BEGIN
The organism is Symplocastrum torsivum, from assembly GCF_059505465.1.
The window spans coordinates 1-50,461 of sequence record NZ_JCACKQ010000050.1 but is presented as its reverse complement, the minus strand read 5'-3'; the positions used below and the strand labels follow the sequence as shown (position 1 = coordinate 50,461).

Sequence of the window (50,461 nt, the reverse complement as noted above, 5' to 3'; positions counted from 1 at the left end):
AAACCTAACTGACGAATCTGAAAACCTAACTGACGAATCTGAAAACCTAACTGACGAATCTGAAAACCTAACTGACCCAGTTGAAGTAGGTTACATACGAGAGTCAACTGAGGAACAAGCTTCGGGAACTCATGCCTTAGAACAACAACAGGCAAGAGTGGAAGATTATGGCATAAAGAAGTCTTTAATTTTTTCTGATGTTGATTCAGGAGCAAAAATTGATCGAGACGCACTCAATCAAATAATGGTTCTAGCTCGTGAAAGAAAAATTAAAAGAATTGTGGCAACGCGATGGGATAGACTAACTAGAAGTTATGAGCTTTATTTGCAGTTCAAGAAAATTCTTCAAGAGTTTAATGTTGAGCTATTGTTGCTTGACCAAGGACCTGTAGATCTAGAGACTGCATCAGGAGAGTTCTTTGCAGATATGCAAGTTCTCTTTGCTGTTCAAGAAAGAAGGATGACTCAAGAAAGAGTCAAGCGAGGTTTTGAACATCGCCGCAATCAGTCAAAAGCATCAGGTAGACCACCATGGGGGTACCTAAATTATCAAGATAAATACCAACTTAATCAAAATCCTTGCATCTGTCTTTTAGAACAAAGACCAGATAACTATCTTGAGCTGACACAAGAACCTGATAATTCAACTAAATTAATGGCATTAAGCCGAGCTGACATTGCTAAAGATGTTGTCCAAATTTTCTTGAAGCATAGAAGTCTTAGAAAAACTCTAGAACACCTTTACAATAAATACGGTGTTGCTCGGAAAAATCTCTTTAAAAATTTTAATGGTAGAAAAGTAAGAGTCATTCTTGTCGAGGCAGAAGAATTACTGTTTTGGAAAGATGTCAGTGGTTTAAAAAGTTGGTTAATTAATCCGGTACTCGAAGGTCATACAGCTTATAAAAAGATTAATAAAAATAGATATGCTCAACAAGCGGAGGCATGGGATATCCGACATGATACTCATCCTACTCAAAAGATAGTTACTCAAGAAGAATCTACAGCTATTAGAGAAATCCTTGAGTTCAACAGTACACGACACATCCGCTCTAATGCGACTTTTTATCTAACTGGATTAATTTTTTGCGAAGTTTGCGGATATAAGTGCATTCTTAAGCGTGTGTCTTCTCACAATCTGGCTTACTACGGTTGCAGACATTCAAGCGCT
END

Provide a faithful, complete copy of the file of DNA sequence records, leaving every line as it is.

The organism is Symplocastrum torsivum, from assembly GCF_059505465.1.
The window spans coordinates 1-50,461 of sequence record NZ_JCACKQ010000050.1 but is presented as its reverse complement, the minus strand read 5'-3'; the positions used below and the strand labels follow the sequence as shown (position 1 = coordinate 50,461).

Sequence of the window (50,461 nt, the reverse complement as noted above, 5' to 3'; positions counted from 1 at the left end):
AAACCTAACTGACGAATCTGAAAACCTAACTGACGAATCTGAAAACCTAACTGACGAATCTGAAAACCTAACTGACCCAGTTGAAGTAGGTTACATACGAGAGTCAACTGAGGAACAAGCTTCGGGAACTCATGCCTTAGAACAACAACAGGCAAGAGTGGAAGATTATGGCATAAAGAAGTCTTTAATTTTTTCTGATGTTGATTCAGGAGCAAAAATTGATCGAGACGCACTCAATCAAATAATGGTTCTAGCTCGTGAAAGAAAAATTAAAAGAATTGTGGCAACGCGATGGGATAGACTAACTAGAAGTTATGAGCTTTATTTGCAGTTCAAGAAAATTCTTCAAGAGTTTAATGTTGAGCTATTGTTGCTTGACCAAGGACCTGTAGATCTAGAGACTGCATCAGGAGAGTTCTTTGCAGATATGCAAGTTCTCTTTGCTGTTCAAGAAAGAAGGATGACTCAAGAAAGAGTCAAGCGAGGTTTTGAACATCGCCGCAATCAGTCAAAAGCATCAGGTAGACCACCATGGGGGTACCTAAATTATCAAGATAAATACCAACTTAATCAAAATCCTTGCATCTGTCTTTTAGAACAAAGACCAGATAACTATCTTGAGCTGACACAAGAACCTGATAATTCAACTAAATTAATGGCATTAAGCCGAGCTGACATTGCTAAAGATGTTGTCCAAATTTTCTTGAAGCATAGAAGTCTTAGAAAAACTCTAGAACACCTTTACAATAAATACGGTGTTGCTCGGAAAAATCTCTTTAAAAATTTTAATGGTAGAAAAGTAAGAGTCATTCTTGTCGAGGCAGAAGAATTACTGTTTTGGAAAGATGTCAGTGGTTTAAAAAGTTGGTTAATTAATCCGGTACTCGAAGGTCATACAGCTTATAAAAAGATTAATAAAAATAGATATGCTCAACAAGCGGAGGCATGGGATATCCGACATGATACTCATCCTACTCAAAAGATAGTTACTCAAGAAGAATCTACAGCTATTAGAGAAATCCTTGAGTTCAACAGTACACGACACATCCGCTCTAATGCGACTTTTTATCTAACTGGATTAATTTTTTGCGAAGTTTGCGGATATAAGTGCATTCTTAAGCGTGTGTCTTCTCACAATCTGGCTTACTACGGTTGCAGACATTCAAGCGCT